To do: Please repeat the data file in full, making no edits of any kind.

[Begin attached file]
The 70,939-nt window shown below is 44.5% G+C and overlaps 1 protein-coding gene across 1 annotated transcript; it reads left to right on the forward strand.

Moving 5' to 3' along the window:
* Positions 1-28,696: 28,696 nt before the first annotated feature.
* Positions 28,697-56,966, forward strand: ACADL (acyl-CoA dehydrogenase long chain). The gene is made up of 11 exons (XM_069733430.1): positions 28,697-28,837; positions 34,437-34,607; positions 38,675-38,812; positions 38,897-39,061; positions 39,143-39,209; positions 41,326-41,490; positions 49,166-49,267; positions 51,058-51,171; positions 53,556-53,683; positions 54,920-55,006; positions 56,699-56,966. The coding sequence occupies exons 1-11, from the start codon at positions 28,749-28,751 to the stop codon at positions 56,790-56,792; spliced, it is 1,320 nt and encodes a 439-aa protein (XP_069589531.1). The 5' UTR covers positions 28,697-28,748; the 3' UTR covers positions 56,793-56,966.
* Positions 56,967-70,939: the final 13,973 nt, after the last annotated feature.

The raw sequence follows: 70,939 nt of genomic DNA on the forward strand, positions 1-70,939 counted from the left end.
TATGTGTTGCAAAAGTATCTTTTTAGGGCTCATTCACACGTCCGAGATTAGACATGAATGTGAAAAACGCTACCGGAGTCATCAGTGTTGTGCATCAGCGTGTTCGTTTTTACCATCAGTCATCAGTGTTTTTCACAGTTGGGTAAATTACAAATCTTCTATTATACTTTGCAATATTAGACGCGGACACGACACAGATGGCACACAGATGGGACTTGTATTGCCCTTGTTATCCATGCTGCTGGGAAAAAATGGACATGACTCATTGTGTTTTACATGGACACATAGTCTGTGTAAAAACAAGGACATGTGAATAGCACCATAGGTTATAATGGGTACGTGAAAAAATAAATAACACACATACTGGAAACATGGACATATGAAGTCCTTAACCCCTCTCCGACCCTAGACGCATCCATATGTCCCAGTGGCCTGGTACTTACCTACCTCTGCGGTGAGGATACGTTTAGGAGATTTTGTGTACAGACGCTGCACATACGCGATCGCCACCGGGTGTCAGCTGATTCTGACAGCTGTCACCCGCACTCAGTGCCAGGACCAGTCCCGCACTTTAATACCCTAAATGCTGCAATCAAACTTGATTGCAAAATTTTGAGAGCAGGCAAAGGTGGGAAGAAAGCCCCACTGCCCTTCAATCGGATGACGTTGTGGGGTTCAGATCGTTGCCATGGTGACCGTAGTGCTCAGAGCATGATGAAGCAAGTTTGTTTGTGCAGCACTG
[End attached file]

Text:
The 70,939-nt window shown below is 44.5% G+C and overlaps 1 protein-coding gene across 1 annotated transcript; it reads left to right on the forward strand.

Moving 5' to 3' along the window:
* Positions 1-28,696: 28,696 nt before the first annotated feature.
* Positions 28,697-56,966, forward strand: ACADL (acyl-CoA dehydrogenase long chain). The gene is made up of 11 exons (XM_069733430.1): positions 28,697-28,837; positions 34,437-34,607; positions 38,675-38,812; positions 38,897-39,061; positions 39,143-39,209; positions 41,326-41,490; positions 49,166-49,267; positions 51,058-51,171; positions 53,556-53,683; positions 54,920-55,006; positions 56,699-56,966. The coding sequence occupies exons 1-11, from the start codon at positions 28,749-28,751 to the stop codon at positions 56,790-56,792; spliced, it is 1,320 nt and encodes a 439-aa protein (XP_069589531.1). The 5' UTR covers positions 28,697-28,748; the 3' UTR covers positions 56,793-56,966.
* Positions 56,967-70,939: the final 13,973 nt, after the last annotated feature.

The raw sequence follows: 70,939 nt of genomic DNA on the forward strand, positions 1-70,939 counted from the left end.
TATGTGTTGCAAAAGTATCTTTTTAGGGCTCATTCACACGTCCGAGATTAGACATGAATGTGAAAAACGCTACCGGAGTCATCAGTGTTGTGCATCAGCGTGTTCGTTTTTACCATCAGTCATCAGTGTTTTTCACAGTTGGGTAAATTACAAATCTTCTATTATACTTTGCAATATTAGACGCGGACACGACACAGATGGCACACAGATGGGACTTGTATTGCCCTTGTTATCCATGCTGCTGGGAAAAAATGGACATGACTCATTGTGTTTTACATGGACACATAGTCTGTGTAAAAACAAGGACATGTGAATAGCACCATAGGTTATAATGGGTACGTGAAAAAATAAATAACACACATACTGGAAACATGGACATATGAAGTCCTTAACCCCTCTCCGACCCTAGACGCATCCATATGTCCCAGTGGCCTGGTACTTACCTACCTCTGCGGTGAGGATACGTTTAGGAGATTTTGTGTACAGACGCTGCACATACGCGATCGCCACCGGGTGTCAGCTGATTCTGACAGCTGTCACCCGCACTCAGTGCCAGGACCAGTCCCGCACTTTAATACCCTAAATGCTGCAATCAAACTTGATTGCAAAATTTTGAGAGCAGGCAAAGGTGGGAAGAAAGCCCCACTGCCCTTCAATCGGATGACGTTGTGGGGTTCAGATCGTTGCCATGGTGACCGTAGTGCTCAGAGCATGATGAAGCAAGTTTGTTTGTGCAGCACTG